Demographic and clinical correlates of comorbid substance use disorders in psychosis: multivariate analyses from an epidemiological sample

D.J. Kavanagh, G. Waghorn, L. Jenner, D.C. Chant, V. Carr, M. Evans, H. Herrman, Assen Jablensky, J.J. Mcgrath

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    156 Citations (Scopus)

    Abstract

    Background: While there has been substantial research examining the correlates of comorbid substance abuse in psychotic disorders, it has been difficult to tease apart the relative importance of individual variables. Multivariate analyses are required, in which the relative contributions of risk factors to specific forms of substance misuse are examined, while taking into account the effects of other important correlates. Methods: This study used multivariate correlates of several forms of comorbid substance misuse in a large epidemiological sample of 852 Australians with DSM-III-R-diagnosed psychoses. Results: Multiple substance use was common and equally prevalent in nonaffective and affective psychoses. The most consistent correlate across the substance use disorders was male sex. Younger age groups were more likely to report the use of illegal drugs, while alcohol misuse was not associated with age. Side effects secondary to medication were associated with the misuse of cannabis and multiple substances, but not alcohol. Lower educational attainment was associated with cannabis misuse but not other forms of substance abuse. Conclusion: The profile of substance misuse in psychosis shows clinical and demographic gradients that can inform treatment and preventive research. (C) 2003 Elsevier B.V. All rights reserved.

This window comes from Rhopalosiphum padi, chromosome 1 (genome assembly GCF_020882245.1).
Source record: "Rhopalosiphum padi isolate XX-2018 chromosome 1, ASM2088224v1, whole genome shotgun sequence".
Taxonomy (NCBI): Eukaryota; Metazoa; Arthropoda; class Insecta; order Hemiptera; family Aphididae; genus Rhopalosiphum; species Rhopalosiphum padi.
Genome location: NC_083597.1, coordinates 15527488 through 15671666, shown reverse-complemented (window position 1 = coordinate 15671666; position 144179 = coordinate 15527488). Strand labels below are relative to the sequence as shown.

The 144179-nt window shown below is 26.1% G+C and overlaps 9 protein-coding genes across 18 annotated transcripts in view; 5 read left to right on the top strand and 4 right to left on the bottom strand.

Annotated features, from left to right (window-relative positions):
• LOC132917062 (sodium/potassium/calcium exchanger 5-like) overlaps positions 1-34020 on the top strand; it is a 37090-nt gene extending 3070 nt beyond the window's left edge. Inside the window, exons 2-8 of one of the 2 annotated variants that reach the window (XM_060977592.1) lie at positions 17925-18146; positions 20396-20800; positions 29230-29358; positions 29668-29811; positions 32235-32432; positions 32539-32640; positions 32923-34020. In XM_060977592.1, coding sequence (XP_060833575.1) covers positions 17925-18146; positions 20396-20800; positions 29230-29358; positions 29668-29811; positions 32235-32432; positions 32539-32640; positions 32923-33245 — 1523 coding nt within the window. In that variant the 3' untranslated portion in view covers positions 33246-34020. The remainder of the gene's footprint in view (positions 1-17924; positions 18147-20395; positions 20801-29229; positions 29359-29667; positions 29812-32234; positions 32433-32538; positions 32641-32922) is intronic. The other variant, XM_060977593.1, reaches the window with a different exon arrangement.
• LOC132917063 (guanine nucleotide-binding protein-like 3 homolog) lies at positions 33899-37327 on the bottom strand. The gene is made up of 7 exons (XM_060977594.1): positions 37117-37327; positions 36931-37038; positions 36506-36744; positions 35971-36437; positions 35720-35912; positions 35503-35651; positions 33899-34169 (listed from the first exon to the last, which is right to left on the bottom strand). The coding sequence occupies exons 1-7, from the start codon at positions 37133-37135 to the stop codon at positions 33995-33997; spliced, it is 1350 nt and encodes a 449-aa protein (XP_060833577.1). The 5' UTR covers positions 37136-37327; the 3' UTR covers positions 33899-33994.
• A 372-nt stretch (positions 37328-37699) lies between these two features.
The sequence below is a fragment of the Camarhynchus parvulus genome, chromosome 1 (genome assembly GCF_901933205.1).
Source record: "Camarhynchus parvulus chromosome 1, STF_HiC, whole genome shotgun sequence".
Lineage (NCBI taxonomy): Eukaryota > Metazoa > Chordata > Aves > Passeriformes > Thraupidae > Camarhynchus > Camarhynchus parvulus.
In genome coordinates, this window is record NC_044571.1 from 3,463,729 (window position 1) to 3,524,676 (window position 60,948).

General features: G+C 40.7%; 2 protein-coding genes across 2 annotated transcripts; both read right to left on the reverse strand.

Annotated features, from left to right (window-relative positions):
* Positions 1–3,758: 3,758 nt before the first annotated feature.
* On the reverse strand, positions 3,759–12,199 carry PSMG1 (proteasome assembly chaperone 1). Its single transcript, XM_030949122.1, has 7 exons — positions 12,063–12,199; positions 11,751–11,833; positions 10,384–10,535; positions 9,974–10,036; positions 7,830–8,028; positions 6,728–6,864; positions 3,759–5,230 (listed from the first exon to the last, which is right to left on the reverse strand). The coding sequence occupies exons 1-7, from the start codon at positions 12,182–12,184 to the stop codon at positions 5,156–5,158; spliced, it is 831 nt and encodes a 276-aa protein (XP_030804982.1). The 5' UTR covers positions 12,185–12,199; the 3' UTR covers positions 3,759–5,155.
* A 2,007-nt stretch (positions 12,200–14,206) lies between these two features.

Original languageEnglish
    Pages (from-to)115-124
    JournalSchizophrenia Research
    Volume66
    Issue number2-3
    DOIs
    Publication statusPublished - 2004

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